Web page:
Enhanced oil recovery (EOR) is fundamental to increasing the ultimate recovery of a reservoir. Among several parameters that govern the success of an EOR project, profile modification is a key factor when flooding heterogeneous reservoirs with multiple zones. Given the time and economic constraints, simultaneous flooding of all zones of interest is preferred although it can be difficult for reasons such as a varying pressure and fluid injectivity/productivity profile caused by permeability contrasts between zones. Injection fluids can bypass low-permeability oil-saturated zones, not achieving the full benefit of injection if the profile is not properly modified. Failure to modify production profiles can lead to early water and gas breakthrough. To mitigate these problems, various approaches such as mechanical downhole equipment or chemical treatments have been used.
This paper presents a comparison of the use of mechanical versus chemical conformance control systems in different scenarios. Conformance control is defined as the process that helps improve the drive mechanism for better sweep of reservoir. The basic premises of both mechanical and chemical systems are introduced. Their applicability, operational benefits, and disadvantages are also described. A 3D reservoir simulator is used to illustrate the varying sweep efficiencies, depending on the conformance control method used. The result from the best case with both injector and producer profile modification demonstrated nearly double the oil recovery compared to the base case with no treatment.
Water shutoff in mature reservoirs is traditionally achieved with cross-linked gels. By blocking the areas already swept by water, subsequently injected water can sweep an unswept area of the reservoir and thereby increase the oil recovery. However, it is a complicated process and the performance of polymer gel flood in complex reservoirs requires an accurate model that represents the reservoir features, chemical properties, and displacement mechanisms.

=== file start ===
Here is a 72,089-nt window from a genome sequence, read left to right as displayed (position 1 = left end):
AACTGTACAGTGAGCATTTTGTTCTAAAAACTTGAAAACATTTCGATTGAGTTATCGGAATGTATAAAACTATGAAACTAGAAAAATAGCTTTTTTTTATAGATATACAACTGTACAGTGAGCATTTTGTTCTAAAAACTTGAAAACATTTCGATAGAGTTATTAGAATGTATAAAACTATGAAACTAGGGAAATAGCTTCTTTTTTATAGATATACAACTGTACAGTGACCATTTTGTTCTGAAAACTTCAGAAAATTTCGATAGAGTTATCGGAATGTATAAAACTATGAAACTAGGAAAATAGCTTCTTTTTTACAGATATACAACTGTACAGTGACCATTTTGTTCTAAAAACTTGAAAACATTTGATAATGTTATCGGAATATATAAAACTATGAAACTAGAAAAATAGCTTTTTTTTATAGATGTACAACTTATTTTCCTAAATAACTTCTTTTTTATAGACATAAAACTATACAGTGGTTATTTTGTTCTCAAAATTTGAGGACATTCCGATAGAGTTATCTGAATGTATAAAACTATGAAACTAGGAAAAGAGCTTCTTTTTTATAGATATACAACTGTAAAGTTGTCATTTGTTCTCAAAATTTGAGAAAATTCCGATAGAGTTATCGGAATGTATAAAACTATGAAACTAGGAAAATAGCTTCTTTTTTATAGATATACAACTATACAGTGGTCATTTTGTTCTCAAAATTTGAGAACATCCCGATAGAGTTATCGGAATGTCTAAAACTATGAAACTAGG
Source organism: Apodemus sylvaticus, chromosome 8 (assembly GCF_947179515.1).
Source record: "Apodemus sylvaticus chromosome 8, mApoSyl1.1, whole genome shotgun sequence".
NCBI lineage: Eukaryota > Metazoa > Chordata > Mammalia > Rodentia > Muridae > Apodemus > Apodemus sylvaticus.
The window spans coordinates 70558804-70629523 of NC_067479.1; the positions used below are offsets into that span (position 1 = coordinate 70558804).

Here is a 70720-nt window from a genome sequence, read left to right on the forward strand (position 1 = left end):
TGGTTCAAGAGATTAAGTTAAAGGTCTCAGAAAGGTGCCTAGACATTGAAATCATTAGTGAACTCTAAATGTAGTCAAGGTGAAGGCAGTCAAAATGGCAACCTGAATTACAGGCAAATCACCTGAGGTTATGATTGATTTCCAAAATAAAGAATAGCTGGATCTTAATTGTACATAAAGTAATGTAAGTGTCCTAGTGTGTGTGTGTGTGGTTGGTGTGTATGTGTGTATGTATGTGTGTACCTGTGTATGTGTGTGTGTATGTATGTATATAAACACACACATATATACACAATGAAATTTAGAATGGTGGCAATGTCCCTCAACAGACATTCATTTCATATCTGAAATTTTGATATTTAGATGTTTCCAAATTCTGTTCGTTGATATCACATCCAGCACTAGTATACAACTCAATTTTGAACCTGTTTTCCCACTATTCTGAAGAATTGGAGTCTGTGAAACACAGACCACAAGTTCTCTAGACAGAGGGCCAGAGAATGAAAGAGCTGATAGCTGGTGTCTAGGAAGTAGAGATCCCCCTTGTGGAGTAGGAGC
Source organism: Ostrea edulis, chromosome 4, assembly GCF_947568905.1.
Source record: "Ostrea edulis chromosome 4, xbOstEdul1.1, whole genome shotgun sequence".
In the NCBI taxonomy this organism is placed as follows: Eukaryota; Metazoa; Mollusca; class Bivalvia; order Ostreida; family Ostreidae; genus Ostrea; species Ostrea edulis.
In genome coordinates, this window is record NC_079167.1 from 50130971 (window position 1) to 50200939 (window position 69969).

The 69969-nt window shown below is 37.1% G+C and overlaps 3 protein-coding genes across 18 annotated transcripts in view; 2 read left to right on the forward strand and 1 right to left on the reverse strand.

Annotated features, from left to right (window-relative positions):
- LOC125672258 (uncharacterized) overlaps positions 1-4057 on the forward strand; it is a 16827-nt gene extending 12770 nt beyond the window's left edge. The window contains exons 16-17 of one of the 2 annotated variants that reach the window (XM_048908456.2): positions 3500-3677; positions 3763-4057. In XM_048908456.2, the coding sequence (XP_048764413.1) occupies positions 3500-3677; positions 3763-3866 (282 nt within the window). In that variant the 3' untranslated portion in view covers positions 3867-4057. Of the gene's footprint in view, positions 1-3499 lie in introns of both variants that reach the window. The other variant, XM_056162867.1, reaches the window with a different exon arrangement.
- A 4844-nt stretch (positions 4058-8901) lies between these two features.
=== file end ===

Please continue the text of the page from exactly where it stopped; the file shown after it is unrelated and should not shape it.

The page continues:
This paper presents a successful investigation of polymer gel behavior from laboratory to full field scales. First, a series of laboratory experiments were conducted to achieve a deep understanding of polymer gel behavior. The results show that the polymer viscosity, gelation time, and gel strength strongly depend on reservoir temperature, polymer type, polymer concentration, cross-linker concentration, pH and salt concentration, which are the successful keys of a polymer conformance control process. The optimal values of these parameters are proposed for applying in a pilot test. A series of numerical simulations are performed to history match with experiment data and generate parameters for field scale simulation. The adsorption phenomenon is fully integrated into the reservoir model for controlling and reducing this effect during the polymer flooding process.
According to the laboratory results, polymer gel flooding was applied for White Tiger which is the biggest oil field in Viet Nam. After a long time of waterflooding, water production becomes a serious problem in this field. Polymer gel treatment is simulated in full field scale and the results show that it is an excellent candidate for conformance control. Water production decreases from 4,800m3/d to slightly less than 2,000m3/d, while a significant increase in oil production has been achieved from unswept zones. That is a really successful evidence of the polymer conformance control technology in heterogeneous reservoirs.
Waterfloods increase both the oil rate and the volume of recoverable oil from a field, but they become very inefficient once the injected fluid channels through a reservoir directly to the production wells. High water production is a main concern in mature oil fields. A large amount of water production results in (a) the need for more complex water-oil separation techniques, (b) the rapid corrosion of well equipment, (c) the rapid decline in hydrocarbon recovery and (d) ultimately, the premature abandonment of a well. Also, the breakthrough of either the formation or injected water results in increased operational costs of pumping, treatment, and disposal of the produced water (Ogunberu, et al., 2006). As a result, the oil industry handles more water than oil.
One of the challenges for polymer application in offshore oilfield is the treatment of the produced fluids containing polymer. It would be extremely difficult to deal with when the injected polymer is produced in large volume on the platform. A practical example was illustrated in this paper. JZ west area, one offshore oilfield in Bohai Bay, has been implemented polymer flooding since 2007. In this field, incremental oil and reduced water cut were observed, as the concentration of the produced polymer rised to such a high level that nearly leading to a treatment failure on the platform.
In this paper, reasons of the polymer cross flow are analyzed, and methods to control the cross flow of the polymer solution in the pilot were described. The study shows that separate layer injection and in depth profile control are effective measures to improve the vertical sweep efficiency of the injected agent.
After the measures were applied in the field, the produce polymer concentration has been reduced and the treatment procedure resumed to normal.
It is showed that prevention of cross flow in advance is extremely important for offshore oilfields. This paper gave a practical experience for polymer application in offshore environment.